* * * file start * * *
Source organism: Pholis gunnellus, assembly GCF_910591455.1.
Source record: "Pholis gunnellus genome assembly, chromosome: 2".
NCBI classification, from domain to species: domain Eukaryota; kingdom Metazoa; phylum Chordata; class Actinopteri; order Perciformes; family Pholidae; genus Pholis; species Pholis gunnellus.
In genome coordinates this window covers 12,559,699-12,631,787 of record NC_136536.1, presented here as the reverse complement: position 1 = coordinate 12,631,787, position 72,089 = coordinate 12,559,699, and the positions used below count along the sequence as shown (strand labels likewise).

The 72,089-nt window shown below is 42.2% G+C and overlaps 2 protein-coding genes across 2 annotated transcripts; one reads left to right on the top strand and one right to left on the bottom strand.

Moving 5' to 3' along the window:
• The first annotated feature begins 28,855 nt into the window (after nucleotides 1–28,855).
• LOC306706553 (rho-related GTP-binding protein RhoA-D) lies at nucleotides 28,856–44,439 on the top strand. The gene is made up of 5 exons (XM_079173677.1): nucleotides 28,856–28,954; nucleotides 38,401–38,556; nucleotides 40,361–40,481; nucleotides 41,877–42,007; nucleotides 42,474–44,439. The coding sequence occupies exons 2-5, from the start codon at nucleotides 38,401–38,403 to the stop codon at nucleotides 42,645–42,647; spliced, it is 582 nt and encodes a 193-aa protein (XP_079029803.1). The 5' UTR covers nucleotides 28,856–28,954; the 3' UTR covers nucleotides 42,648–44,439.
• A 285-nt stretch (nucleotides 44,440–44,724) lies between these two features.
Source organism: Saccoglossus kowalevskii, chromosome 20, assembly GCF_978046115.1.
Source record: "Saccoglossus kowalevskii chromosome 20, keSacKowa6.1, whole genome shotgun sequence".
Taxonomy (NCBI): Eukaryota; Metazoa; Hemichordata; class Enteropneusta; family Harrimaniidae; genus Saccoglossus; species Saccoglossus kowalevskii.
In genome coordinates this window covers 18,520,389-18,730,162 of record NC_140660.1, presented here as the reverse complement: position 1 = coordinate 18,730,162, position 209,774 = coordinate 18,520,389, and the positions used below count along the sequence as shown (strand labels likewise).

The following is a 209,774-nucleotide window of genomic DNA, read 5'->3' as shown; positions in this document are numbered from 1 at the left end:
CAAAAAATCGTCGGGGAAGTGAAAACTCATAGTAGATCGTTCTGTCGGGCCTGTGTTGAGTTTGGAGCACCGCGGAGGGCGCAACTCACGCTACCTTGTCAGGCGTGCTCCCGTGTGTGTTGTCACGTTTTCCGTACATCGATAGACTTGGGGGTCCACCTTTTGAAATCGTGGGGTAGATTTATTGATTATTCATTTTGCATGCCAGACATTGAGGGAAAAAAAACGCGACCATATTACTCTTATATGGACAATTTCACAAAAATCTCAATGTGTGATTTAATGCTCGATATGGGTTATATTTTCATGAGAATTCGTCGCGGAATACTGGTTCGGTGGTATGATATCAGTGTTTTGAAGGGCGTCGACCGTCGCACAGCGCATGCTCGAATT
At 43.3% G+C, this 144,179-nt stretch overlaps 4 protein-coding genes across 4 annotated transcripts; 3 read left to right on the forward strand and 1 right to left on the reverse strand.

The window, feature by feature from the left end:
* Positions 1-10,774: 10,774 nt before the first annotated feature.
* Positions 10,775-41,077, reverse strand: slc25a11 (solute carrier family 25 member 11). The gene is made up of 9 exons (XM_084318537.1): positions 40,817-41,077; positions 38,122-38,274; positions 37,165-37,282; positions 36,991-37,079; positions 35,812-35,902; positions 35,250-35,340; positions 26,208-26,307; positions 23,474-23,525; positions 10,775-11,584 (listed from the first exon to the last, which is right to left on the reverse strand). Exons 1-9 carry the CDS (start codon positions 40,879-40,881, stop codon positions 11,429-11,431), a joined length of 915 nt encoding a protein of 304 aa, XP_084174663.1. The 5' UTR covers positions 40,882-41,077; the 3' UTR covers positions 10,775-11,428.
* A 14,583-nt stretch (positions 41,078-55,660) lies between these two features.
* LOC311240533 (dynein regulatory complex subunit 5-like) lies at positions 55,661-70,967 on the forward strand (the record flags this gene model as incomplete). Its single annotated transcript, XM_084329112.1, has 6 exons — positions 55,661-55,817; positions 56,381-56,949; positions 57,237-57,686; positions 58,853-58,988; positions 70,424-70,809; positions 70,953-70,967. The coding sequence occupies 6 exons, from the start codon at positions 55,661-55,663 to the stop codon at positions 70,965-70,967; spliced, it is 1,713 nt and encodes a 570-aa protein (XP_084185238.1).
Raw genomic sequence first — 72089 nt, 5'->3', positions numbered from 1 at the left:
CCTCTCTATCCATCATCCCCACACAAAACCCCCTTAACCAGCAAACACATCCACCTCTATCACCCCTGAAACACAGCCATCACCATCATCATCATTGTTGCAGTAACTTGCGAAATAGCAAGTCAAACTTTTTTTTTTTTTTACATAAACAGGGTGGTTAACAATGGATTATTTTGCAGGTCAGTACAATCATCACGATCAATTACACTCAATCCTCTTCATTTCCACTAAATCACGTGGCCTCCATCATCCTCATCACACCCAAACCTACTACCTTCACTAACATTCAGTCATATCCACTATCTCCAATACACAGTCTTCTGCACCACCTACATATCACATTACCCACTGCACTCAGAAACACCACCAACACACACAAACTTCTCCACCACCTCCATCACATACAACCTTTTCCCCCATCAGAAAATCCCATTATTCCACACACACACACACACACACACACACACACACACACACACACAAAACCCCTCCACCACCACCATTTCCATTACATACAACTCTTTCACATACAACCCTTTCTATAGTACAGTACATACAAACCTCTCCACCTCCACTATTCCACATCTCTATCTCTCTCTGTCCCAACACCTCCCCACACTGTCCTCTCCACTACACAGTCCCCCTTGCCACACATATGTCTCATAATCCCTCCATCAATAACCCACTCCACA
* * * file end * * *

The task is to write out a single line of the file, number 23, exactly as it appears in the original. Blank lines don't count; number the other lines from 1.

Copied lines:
CCTCTCTATCCATCATCCCCACACAAAACCCCCTTAACCAGCAAACACATCCACCTCTATCACCCCTGAAACACAGCCATCACCATCATCATCATTGTTGCAGTAACTTGCGAAATAGCAAGTCAAACTTTTTTTTTTTTTTACATAAACAGGGTGGTTAACAATGGATTATTTTGCAGGTCAGTACAATCATCACGATCAATTACACTCAATCCTCTTCATTTCCACTAAATCACGTGGCCTCCATCATCCTCATCACACCCAAACCTACTACCTTCACTAACATTCAGTCATATCCACTATCTCCAATACACAGTCTTCTGCACCACCTACATATCACATTACCCACTGCACTCAGAAACACCACCAACACACACAAACTTCTCCACCACCTCCATCACATACAACCTTTTCCCCCATCAGAAAATCCCATTATTCCACACACACACACACACACACACACACACACACACACACACACAAAACCCCTCCACCACCACCATTTCCATTACATACAACTCTTTCACATACAACCCTTTCTATAGTACAGTACATACAAACCTCTCCACCTCCACTATTCCACATCTCTATCTCTCTCTGTCCCAACACCTCCCCACACTGTCCTCTCCACTACACAGTCCCCCTTGCCACACATATGTCTCATAATCCCTCCATCAATAACCCACTCCACA